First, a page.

CHARLESTON, SC (WCSC) - A five-year gr ant awarded to at least three teen pregnancy prevention groups in South Carolina will be halted after three years.
Letters were sent to the gr ant recipients this month informing them of the shortened project period.
The CEO of SC Campaign to Prevent Teen Pregnancy E.A. "Beth" De Santis confirmed the cuts and said $6.5 million per year total was originally awarded to South Carolina organizations.
The Mary Black Foundation in Spartanburg, The Children's Council in Lancaster and SC Campaign to Prevent Teen Pregnancy were all gr ant recipients.
In total, "The Trump administration has quietly axed $213.6 million in teen pregnancy prevention programs and research at more than 80 institutions around the country," according to The Center for Investigative Reporting.
The organizations were informed funding will end on June 30, 2018 instead of June 30, 2020.
The groups tell Live 5 they are concerned about making up about $13 million in gr ant money their programs will no longer receive.
De Santis said SC Campaign to Prevent Teen Pregnancy was specifically awarded $3 million of that $6.5 million per year in our state.
Their process involves assigning the money to community groups working in local in-need areas.
For example, said De Santis, they are partners with Charleston's Florence Crittenton Programs, which helps young, at-risk pregnant and parenting women.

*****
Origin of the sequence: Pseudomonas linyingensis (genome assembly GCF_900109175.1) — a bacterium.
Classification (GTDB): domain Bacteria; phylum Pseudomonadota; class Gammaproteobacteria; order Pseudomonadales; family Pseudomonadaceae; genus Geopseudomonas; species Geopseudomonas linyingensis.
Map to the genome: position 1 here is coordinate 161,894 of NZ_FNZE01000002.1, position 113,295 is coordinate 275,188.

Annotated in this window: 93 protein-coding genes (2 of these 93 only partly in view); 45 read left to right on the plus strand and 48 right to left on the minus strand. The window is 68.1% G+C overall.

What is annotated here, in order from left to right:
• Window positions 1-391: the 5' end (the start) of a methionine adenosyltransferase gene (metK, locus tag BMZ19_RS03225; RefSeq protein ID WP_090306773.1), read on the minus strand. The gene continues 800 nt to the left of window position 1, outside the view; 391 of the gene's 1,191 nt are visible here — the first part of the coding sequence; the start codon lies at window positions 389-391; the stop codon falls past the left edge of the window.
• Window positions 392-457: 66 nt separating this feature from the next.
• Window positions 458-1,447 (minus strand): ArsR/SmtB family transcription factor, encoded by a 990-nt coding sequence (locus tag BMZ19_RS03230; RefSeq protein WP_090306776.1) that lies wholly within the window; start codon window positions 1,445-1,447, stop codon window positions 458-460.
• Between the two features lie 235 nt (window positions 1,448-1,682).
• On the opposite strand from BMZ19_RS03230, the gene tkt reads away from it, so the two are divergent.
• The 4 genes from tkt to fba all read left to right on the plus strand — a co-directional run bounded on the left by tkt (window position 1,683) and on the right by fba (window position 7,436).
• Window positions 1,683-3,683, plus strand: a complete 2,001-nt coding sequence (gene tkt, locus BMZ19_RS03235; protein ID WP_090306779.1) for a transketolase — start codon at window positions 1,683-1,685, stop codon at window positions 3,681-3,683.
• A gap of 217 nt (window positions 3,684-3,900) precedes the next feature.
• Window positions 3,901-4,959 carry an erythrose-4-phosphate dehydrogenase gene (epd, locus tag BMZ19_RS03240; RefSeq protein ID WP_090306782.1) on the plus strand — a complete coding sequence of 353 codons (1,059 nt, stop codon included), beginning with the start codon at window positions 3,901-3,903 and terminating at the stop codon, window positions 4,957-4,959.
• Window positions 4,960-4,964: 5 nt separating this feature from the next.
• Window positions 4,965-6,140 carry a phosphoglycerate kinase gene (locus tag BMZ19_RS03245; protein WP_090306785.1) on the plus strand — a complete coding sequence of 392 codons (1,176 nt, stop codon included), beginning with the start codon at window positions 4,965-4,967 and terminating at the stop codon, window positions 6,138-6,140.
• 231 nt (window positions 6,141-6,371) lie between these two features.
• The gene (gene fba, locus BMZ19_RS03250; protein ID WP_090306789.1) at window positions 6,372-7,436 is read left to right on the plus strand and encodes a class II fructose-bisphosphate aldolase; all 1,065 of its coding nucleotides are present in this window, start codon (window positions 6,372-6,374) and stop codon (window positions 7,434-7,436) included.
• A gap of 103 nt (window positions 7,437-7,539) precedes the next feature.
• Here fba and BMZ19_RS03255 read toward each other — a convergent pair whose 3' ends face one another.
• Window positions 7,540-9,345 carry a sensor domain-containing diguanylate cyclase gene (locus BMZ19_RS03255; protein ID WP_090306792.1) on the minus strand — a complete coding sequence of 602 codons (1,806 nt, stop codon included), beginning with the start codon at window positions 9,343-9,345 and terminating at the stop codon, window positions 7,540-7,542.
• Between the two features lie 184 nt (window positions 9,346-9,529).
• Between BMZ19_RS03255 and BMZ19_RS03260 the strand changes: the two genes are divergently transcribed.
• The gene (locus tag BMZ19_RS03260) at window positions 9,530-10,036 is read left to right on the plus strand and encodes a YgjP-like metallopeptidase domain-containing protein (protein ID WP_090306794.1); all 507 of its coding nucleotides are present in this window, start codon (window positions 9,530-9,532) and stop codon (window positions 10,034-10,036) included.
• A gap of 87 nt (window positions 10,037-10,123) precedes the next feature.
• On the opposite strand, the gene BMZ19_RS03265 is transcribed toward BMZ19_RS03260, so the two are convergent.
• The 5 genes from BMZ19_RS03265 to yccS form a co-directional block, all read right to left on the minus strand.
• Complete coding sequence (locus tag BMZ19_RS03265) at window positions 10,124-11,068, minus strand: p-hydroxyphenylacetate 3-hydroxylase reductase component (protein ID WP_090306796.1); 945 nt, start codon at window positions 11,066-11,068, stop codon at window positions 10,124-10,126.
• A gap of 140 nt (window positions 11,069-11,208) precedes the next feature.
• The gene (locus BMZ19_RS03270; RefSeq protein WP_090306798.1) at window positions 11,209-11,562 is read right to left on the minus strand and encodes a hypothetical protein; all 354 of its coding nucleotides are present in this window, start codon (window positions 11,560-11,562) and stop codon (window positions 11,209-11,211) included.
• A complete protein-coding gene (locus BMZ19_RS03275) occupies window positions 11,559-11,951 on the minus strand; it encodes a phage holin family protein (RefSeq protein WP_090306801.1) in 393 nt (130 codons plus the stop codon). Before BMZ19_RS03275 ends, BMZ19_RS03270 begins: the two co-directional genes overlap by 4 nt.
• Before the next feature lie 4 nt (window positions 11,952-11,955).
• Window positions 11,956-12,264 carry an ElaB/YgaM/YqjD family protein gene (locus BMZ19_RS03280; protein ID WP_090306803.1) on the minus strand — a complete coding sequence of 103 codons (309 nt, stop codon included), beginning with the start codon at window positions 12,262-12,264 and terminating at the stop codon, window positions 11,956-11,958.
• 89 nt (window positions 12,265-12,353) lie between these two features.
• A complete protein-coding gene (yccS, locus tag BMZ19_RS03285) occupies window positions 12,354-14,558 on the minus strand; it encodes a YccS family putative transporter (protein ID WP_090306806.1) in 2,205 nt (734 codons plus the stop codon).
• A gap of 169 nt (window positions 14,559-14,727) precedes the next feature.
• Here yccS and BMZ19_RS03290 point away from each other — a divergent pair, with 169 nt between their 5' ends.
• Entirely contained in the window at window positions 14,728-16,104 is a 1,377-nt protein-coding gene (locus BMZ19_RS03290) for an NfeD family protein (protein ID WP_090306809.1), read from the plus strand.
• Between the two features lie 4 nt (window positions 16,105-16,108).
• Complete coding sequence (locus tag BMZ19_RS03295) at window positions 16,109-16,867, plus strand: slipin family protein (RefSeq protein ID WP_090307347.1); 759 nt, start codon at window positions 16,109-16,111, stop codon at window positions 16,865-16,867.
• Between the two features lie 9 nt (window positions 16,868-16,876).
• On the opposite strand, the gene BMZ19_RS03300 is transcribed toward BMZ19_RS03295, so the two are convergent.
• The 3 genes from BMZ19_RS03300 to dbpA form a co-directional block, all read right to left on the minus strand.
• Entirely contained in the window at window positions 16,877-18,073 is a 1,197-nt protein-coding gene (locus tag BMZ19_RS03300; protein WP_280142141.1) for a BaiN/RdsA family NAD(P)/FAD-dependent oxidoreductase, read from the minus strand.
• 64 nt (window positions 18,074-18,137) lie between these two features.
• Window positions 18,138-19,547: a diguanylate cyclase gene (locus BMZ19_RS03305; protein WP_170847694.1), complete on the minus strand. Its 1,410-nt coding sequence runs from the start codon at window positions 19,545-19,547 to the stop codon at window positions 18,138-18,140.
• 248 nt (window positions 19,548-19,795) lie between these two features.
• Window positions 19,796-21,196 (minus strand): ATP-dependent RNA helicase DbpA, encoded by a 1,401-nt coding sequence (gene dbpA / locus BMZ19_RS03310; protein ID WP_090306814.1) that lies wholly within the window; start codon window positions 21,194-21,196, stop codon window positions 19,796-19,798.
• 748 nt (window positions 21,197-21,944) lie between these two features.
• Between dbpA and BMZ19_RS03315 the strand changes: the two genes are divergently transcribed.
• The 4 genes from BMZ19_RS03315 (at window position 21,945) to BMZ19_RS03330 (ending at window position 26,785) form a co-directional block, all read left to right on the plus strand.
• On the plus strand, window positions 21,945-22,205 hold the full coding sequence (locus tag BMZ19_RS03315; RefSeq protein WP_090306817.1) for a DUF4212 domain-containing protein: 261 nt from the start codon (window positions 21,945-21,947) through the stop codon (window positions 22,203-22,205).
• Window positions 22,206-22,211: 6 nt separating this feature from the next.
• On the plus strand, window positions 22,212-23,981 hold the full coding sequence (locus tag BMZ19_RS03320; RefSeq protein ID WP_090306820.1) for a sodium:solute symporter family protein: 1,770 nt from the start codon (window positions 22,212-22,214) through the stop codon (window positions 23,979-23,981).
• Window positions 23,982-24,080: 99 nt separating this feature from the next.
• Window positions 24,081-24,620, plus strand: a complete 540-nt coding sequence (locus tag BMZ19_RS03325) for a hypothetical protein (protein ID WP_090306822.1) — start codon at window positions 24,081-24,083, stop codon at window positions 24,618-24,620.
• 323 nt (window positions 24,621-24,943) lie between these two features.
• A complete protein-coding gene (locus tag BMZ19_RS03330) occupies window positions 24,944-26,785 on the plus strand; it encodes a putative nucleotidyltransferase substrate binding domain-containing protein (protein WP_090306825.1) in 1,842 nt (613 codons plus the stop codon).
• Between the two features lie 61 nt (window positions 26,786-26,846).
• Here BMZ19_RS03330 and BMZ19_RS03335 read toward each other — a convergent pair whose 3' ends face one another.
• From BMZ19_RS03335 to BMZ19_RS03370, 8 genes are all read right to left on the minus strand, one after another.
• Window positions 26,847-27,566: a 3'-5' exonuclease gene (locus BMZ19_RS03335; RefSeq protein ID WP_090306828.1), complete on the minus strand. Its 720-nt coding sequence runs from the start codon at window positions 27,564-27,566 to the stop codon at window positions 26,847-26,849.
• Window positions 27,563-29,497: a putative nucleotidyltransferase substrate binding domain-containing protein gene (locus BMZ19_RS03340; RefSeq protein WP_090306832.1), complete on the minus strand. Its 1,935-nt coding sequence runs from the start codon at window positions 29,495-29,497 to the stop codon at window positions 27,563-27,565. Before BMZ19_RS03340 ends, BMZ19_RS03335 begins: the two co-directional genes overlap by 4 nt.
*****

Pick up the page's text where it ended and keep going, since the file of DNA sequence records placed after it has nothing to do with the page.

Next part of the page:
According to its website, Florence Crittenton Programs of SC have served the state since 1897.
They "provide education, counseling services, medical care, social support, and a safe haven for young pregnant and parenting mothers in need.
We help our young clients develop the skills they need to become responsible parents and members of the community."
We've reached out to Florence Crittenton's staff to understand how the funding changes will specifically affect their efforts and will update you when we hear back.
The SC Campaign to Prevent Teen Pregnancy also works with OCAB Community Action Agency in Orangeburg, HopeHealth in Florence and Carolina Human Reinvestment in Georgetown to name a few.
FULL LIST OF FUNDED PARTNERS: https://www.teenpregnancysc.org/our-impact/funded-partners
"Some of our local partners don't have the know-how or the time to write gr ants. That's one way we help," said De Santis. "It's been these communities taking on this work, addressing it with evidence-based programs. It's been hugely successful."
She said state first started tracking teen pregnancy in 1991.
There's been a 64% decline since then. De Santis attributes the decrease to evidence-based programs at the local, state and national level.
CHECK TEEN PREGNANCY RATES OVER TIME IN YOUR COUNTY: https://www.teenpregnancysc.org/county-info
"The major crux here is that teen pregnancy prevention works and saves taxpayers money. When the money goes away, the community that actually serves young people disappears. What will we have to educate them?" said Alvin Caughman, Chief Communications Officer for SC Campaign to Prevent Teen Pregnancy.
He said the gr ant money is used to pay for things such as staffing, training materials, education, and transportation to camps and workshops for events such as peer educator training.
"It is so important the community understands the dynamic of impact of this decision is going to bring," said De Santis. "We have concerns about this work slowing down and possibly the downward trend of teen pregnancy reversing if education programs are not fully funded."
She said they do have other funding streams, such as from Blue Cross Blue Shield, The Duke Endowment and some state funding through DSS.
We also contact the U.S. Department of Health and Human Services and will share their response when we receive it.